This is Part Three of the story on how British in Europe, the grassroots civil society movement, was born. You can read Part One and Part Two below.
The unprecedented campaign for citizens rights by British volunteers across Europe has built bridges from one community to another in individual EU countries and across the continent.
Thousands have come together both in person and online.
Dozens of Facebook groups founded and run by volunteers have united thousands of British citizens left shocked and anxious after the referendum.
While these groups, such as Bremain in Spain and Remain in France Together, are, as their name suggests, Remainer-focused, they have brought and bring together people from all walks of life and even people who voted Leave.
“One of the only positives of Brexit is that I have met some fantastic people across Europe,” the co-chair of umbrella group British in Europe Fiona Godfrey says.
“I have seen people who have nothing to do with politics get involved. The knock on effect will be good for them and their communities,” adds Godfrey. Almost all the campaigners involved with British in Europe are pro-European and ultimately anti Brexit.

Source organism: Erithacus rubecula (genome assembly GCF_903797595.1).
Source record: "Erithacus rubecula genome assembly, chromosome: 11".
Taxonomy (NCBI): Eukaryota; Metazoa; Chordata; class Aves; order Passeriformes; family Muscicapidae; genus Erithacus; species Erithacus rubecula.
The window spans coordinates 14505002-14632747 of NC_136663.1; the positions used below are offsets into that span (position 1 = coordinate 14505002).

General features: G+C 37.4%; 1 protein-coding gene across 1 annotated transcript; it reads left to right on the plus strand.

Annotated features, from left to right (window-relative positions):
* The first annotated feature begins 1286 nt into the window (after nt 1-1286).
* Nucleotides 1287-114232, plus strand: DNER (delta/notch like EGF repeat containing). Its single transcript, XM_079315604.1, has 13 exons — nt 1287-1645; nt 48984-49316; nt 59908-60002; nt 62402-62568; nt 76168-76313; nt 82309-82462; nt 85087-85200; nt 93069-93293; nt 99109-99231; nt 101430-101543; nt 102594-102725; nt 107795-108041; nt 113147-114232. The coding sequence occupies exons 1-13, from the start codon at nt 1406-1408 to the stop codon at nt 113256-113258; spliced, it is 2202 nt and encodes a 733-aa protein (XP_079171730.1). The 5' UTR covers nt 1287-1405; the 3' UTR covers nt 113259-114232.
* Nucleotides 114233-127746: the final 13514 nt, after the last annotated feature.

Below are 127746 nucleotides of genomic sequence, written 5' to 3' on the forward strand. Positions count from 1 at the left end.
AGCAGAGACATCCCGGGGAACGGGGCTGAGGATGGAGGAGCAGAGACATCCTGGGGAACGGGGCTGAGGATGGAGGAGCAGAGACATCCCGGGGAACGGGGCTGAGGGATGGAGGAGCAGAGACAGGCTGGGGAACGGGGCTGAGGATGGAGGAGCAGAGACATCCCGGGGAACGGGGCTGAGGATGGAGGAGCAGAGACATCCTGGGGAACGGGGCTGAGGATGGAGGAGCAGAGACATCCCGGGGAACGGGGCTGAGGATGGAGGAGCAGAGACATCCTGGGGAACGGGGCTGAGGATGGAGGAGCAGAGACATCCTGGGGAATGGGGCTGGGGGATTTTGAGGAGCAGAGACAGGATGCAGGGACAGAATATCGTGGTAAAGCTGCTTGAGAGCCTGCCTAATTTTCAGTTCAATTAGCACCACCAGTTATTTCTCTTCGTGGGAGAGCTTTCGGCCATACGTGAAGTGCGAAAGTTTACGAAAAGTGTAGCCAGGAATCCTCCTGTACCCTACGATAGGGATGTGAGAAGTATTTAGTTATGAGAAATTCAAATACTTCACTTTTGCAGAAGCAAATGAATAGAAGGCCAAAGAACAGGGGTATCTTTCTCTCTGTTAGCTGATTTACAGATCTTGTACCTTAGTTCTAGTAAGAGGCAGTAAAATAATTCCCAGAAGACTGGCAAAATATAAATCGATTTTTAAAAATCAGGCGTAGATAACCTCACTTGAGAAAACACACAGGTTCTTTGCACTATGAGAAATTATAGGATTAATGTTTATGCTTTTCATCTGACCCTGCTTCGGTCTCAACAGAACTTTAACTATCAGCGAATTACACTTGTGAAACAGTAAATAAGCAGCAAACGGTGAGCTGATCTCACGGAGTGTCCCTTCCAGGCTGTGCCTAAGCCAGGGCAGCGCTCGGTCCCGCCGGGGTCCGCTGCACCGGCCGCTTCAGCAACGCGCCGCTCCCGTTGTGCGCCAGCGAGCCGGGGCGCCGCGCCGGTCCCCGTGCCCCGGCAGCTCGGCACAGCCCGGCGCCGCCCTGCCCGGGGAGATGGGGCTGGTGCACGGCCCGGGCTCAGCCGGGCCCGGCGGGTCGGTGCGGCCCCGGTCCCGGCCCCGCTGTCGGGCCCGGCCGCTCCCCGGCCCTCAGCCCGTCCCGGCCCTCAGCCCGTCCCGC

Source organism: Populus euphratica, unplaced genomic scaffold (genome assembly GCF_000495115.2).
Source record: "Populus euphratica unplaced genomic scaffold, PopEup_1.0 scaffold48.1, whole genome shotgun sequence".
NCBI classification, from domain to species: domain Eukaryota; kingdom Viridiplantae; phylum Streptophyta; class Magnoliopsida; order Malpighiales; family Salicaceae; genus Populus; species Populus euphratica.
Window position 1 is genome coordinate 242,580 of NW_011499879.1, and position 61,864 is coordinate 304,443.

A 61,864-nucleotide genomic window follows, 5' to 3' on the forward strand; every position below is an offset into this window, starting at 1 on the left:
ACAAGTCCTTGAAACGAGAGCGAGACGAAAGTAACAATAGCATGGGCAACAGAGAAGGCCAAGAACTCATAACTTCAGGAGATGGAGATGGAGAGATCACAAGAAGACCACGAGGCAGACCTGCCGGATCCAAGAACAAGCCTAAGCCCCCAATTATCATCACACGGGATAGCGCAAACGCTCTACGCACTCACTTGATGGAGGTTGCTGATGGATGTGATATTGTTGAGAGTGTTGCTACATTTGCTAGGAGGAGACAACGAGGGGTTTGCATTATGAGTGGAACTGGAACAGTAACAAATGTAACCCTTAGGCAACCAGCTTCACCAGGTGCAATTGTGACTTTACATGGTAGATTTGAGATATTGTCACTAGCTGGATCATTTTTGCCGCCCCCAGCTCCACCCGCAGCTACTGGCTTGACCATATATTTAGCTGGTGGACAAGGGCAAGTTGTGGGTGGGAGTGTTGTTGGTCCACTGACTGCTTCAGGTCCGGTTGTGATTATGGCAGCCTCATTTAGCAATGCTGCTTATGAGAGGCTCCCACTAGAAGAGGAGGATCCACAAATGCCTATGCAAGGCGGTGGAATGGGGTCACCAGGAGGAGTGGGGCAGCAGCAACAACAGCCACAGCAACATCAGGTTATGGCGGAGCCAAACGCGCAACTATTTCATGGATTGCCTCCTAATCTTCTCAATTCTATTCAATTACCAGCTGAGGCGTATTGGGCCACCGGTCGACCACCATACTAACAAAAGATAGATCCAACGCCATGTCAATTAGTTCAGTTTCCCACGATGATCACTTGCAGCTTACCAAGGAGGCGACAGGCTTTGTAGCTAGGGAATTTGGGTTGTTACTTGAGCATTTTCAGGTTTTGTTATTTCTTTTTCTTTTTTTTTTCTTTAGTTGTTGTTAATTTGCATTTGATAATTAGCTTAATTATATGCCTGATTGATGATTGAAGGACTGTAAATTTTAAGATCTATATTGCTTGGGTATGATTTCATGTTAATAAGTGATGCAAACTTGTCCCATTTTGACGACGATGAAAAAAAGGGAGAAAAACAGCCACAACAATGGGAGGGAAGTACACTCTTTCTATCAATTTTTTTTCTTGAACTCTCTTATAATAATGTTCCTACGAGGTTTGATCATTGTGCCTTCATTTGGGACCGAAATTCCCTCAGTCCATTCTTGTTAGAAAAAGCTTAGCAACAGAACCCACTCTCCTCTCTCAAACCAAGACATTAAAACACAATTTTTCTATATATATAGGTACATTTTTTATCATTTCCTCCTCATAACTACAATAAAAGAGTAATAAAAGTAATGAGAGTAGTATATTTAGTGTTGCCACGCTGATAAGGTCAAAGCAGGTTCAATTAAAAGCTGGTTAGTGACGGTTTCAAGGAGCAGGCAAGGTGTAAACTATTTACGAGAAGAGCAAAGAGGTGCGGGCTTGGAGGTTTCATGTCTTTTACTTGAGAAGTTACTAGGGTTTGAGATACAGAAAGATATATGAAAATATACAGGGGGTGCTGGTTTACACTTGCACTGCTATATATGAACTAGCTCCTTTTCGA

Kalba Meadows, who leads the 11,000 strong Remain in France Together (RIFT) confirms the irony that “none of us would have met each other if it weren’t for Brexit.”
Many of the online forums serve as a virtual parliament, court and advice clinic wrapped into one for thousands of upset UK nationals in Europe, many of whom were unable to vote in the referendum.
Members of British in Europe meet with French senator Olivier Cadic and Nicolas Hatton, the head of the3Million.
Clarissa Killwick, a volunteer with Brexpats Hear Our Voice and British in Italy, agrees that the connections made via these online groups are one of the major highlights of her work.